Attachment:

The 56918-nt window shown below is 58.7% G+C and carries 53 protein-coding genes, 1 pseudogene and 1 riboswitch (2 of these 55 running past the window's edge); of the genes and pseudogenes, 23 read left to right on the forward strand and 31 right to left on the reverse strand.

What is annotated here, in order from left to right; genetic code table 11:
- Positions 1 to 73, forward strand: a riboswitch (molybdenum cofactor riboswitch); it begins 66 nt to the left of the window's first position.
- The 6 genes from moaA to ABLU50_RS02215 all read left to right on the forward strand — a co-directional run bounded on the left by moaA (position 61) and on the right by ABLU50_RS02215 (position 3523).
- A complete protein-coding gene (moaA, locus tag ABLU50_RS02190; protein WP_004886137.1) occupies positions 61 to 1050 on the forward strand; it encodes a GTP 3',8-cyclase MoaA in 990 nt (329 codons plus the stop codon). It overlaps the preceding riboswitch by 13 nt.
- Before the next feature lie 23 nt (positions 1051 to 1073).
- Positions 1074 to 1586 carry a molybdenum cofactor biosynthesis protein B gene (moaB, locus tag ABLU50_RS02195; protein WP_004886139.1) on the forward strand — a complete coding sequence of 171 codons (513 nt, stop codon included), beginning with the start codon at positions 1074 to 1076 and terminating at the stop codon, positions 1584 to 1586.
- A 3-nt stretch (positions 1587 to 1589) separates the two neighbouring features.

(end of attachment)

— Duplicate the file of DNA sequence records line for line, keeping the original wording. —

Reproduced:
The 56918-nt window shown below is 58.7% G+C and carries 53 protein-coding genes, 1 pseudogene and 1 riboswitch (2 of these 55 running past the window's edge); of the genes and pseudogenes, 23 read left to right on the forward strand and 31 right to left on the reverse strand.

What is annotated here, in order from left to right; genetic code table 11:
- Positions 1 to 73, forward strand: a riboswitch (molybdenum cofactor riboswitch); it begins 66 nt to the left of the window's first position.
- The 6 genes from moaA to ABLU50_RS02215 all read left to right on the forward strand — a co-directional run bounded on the left by moaA (position 61) and on the right by ABLU50_RS02215 (position 3523).
- A complete protein-coding gene (moaA, locus tag ABLU50_RS02190; protein WP_004886137.1) occupies positions 61 to 1050 on the forward strand; it encodes a GTP 3',8-cyclase MoaA in 990 nt (329 codons plus the stop codon). It overlaps the preceding riboswitch by 13 nt.
- Before the next feature lie 23 nt (positions 1051 to 1073).
- Positions 1074 to 1586 carry a molybdenum cofactor biosynthesis protein B gene (moaB, locus tag ABLU50_RS02195; protein WP_004886139.1) on the forward strand — a complete coding sequence of 171 codons (513 nt, stop codon included), beginning with the start codon at positions 1074 to 1076 and terminating at the stop codon, positions 1584 to 1586.
- A 3-nt stretch (positions 1587 to 1589) separates the two neighbouring features.